With the U.S. consumer price index up 5% for the year ending June 30 and unemployment currently at 5.7%, many retailers have found themselves in a tough situation, locked between rising product costs and a limited ability to raise their prices. Even cost-savvy market leaders such as Costco are having a difficult time. But Wharton faculty say that handled carefully, the current inflationary period may actually be a business opportunity for some retailers, especially if they make selective changes in inventory management, pricing and promotions.

That new thinking can begin with inventory. According to Gérard Cachon, a professor of operations and information management, from the 1990s to 2005, minimizing inventory was seen as a key to success. “The whole mindset has been, ‘Let’s get rid of it.'” But that was when most prices were stable or declining. Today, he says, it’s not as clear that this is the best strategy. In fact, some retailers may want to start holding much more inventory than they did in the past as a way to hedge against future price increases. “Of course … it’s a little risky to hold inventory that might [lose value], especially perishable goods and fashion-oriented goods… but to the extent [retailers] know that prices will be rising over time, they will start to try to hold more inventory.”

Cachon also suggests that contracts with suppliers include some agreement on how to handle future price increases. For example, include fuel-cost adjustments “so that both sides are sharing the risk.” Company buyers, he says, can also look for more local products to cut down on transportation costs. “What I expect is that sourcing from farther away becomes less attractive … because the extra transportation costs are now going to swamp” price advantages for many distant suppliers. As energy costs continue to rise, retail chains’ distribution plans are likely to be driven by fuel efficiency rather than labor or location of physical assets. “I suspect that some retailers will start to consolidate their network, closing marginal stores because they’re too expensive to supply given their [low] profitability,” Cachon says.

In addition, operations and marketing departments will need to work much more closely to successfully navigate the new environment. “There’sa lot of volatility right now, and with a lot of volatility … a retailer who typically runs with very small profit margins can go from making money to losing money pretty quickly,” Cachon says. Ensuring that the company stays profitable “is going to require some experimentation and probably a lot of coordination between the two groups.”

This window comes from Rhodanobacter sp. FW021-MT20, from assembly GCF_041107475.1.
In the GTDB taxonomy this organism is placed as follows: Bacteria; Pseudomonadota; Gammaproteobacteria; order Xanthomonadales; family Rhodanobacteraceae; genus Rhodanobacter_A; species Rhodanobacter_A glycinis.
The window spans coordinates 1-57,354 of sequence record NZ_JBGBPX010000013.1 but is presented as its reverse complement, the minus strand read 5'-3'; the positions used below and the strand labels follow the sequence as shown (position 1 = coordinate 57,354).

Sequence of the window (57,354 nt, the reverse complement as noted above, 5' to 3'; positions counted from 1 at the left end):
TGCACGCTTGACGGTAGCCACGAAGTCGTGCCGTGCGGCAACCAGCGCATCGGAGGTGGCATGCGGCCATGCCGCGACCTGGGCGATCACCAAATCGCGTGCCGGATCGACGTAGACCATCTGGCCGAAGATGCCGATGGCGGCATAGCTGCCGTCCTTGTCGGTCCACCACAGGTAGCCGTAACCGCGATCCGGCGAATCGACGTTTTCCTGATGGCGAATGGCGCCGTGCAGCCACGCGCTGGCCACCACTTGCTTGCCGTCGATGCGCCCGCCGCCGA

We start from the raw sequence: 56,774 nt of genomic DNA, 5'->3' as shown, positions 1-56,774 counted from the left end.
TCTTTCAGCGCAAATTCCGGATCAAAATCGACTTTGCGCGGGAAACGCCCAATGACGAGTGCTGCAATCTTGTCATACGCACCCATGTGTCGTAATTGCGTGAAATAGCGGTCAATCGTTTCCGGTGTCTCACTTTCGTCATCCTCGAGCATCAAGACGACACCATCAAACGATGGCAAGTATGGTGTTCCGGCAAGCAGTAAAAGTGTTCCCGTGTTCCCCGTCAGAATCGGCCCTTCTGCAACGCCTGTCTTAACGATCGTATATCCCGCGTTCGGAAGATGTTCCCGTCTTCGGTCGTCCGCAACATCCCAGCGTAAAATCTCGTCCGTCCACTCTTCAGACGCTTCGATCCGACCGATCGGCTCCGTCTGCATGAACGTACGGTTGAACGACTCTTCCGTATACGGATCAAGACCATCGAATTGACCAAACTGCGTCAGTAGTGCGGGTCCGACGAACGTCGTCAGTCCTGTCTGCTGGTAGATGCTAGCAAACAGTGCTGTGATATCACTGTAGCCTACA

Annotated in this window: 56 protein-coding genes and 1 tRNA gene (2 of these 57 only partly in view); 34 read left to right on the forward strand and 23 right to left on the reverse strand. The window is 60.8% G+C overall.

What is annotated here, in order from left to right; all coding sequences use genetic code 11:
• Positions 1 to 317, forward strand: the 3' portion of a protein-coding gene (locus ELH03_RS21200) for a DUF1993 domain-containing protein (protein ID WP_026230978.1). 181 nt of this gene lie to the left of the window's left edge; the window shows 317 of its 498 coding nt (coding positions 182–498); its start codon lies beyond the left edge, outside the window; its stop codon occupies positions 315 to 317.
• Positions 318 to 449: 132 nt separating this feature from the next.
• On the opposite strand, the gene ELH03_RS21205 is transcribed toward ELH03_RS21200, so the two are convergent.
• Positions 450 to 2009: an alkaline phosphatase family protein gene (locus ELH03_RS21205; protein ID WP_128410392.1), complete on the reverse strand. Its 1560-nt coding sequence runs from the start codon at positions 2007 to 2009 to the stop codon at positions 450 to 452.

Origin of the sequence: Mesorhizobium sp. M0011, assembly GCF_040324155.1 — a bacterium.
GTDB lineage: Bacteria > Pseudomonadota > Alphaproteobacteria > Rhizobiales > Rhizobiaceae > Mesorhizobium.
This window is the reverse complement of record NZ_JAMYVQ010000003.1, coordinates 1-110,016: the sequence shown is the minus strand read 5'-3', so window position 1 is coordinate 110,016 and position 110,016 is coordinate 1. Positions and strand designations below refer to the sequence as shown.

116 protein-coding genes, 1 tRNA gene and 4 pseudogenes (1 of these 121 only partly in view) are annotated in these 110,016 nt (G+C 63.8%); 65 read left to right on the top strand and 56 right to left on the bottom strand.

The current volatility has shaken some major value-oriented retailers, who typically do well in hard times, says Wharton marketing professor David Reibstein. “For the Wal-Marts of the world, inflation is actually something pretty good, because so many customers are trying to figure out, ‘How do I save money during these inflationary times?’ And that takes them more and more to the value-based retailers. The Costcos and Wal-Marts and Dollar stores should be thriving during such periods.”

Squeezed by Lower Demand

However, this particular environment presents some peculiar difficulties. “The problem is not only that there are inflationary pressures, but that aggregate demand is going down,” says Wharton marketing professor Leonard Lodish. “That’s why you see retailers like Boscov’s and Mervyn’s in trouble, because they may still be marking up their goods but there’s not enough demand to keep the stores full.” Both of those regional department stores recently filed for Chapter 11 bankruptcy protection.

Retailers typically try to pass through their costs by adding their margin to the supplier’s higher price. By itself, such cost-plus pricing can be a profitable strategy in an inflationary time if consumers have accepted the idea that prices are rising in a given category, such as baked goods, Lodish says. A price hike to keep up with inflation may actually create more profit for the retailer, he adds. How? An item sold for $2 at wholesale nets 20 cents for a retailer who sells at a 10% markup. But a $2.10 wholesale item nets a retailer 21 cents at the same markup. If the retailer’s overall costs — such as labor, shipping, marketing and other products — remain static, that extra penny of margin can flow to the bottom line.